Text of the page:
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It also runs cycling apps. It may even dispense cash at this rate!

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Of -- a window to a virtual world. At the moment, it does not look

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like anybody his home. But the ideas and technology behind this

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are now starting to bring more people together.

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Most of us associate avatars with gaming. A fantasy character we

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control in words -- worlds where we fight battles and without fantasies,

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even own Allam Ireland. Increasingly, the characters are

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not carrying swords. -- our own island. They wear normal clothes

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and look like us because the virtual world they are in a not

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fantasy but designed to mimic the real one. The most popular

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applications are virtual meetings with the number of five-10 persons

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for in 18. We have a virtual conferences where we have something

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like 20-30 people up to hundreds of participants in a conference room.

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And virtual trade shows where thousands of people visit a booth

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and so on. Instead of getting crushed in the hustle and bustle of

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trade shows, you can dig in and out from your desk or laptop. -- dip.

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And then there is the virtual classroom where student avatars

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respond to the real person's movements, picked up by the camera

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on their computer. Teachers can see who is paying attention by seeing

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which way they are looking for posing questions and asking

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students to raise their hands. Over the past few years, these spaces

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have become more simple to create. Now, you can even design want using

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a Facebook app. The use of avatars has several advantages over video.

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It tends to use less bandwidth, allow more people to get involved,

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with a little less personal There is nothing quite like seeing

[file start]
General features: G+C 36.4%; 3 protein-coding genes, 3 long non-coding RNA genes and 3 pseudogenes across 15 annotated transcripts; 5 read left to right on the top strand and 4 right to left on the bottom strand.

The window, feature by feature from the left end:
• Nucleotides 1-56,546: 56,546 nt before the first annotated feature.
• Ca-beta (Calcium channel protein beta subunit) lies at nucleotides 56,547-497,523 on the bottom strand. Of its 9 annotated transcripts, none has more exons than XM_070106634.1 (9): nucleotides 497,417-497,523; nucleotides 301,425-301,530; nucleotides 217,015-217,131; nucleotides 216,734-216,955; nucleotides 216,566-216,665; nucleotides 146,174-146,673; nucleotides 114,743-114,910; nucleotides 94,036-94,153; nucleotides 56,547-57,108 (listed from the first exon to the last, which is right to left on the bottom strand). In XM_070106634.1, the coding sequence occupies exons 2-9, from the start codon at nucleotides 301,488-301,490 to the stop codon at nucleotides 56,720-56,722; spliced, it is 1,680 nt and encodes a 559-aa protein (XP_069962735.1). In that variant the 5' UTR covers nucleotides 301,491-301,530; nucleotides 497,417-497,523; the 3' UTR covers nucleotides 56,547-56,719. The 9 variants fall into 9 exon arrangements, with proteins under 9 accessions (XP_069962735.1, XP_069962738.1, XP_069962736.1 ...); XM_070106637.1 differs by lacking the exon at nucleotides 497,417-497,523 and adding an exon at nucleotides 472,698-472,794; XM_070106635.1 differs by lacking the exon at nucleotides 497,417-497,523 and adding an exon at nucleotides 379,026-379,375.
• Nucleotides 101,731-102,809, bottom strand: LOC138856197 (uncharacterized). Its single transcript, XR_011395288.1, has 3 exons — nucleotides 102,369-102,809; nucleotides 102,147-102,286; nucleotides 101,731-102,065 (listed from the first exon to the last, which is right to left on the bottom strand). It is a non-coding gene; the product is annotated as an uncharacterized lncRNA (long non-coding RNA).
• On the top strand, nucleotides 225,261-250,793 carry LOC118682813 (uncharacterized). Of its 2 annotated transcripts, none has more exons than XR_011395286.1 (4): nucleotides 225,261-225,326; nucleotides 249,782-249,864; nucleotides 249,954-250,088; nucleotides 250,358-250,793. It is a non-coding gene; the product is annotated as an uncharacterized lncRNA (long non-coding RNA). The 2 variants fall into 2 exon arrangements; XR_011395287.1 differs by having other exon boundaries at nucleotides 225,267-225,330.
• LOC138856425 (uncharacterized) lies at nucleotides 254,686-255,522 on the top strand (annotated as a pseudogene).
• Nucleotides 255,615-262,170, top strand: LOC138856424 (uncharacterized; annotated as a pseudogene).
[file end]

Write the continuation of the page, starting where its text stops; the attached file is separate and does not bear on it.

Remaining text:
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someone's face. Their ears. I think he has a bit more hair now. While

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many of us have become familiar with using services like Skype,

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tech giant Cisco is taking it to a new level that is high-definition

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with no light time. It is called telepresence. Because as humans, we

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understand much more than is being said. We have visual beans. 64% of

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communication is non-verbal. It is body language, the look in my eye,

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the tone of my voice. Eyeballing someone across the table is

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important. So rather than placing the camera that catches your image

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above or below the screen you're looking at, US firm DVE have

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managed to put it in the middle, behind the image of the person. The

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screen is semi-transparent plastic with a special metallic coating

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that reflects a projected image of those being beamed in. A Monday

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morning meeting at our offices. Not everyone has turned up but many

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existing the new conferencing systems would struggle to bring

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this many people together. That is no longer a problem. We may no

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longer have an excuse to miss it at all. Here, we had 60 people brought

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together using 19 different video feeds. Polycom says this system can

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support more than 1,000 individual video streams. They do not all need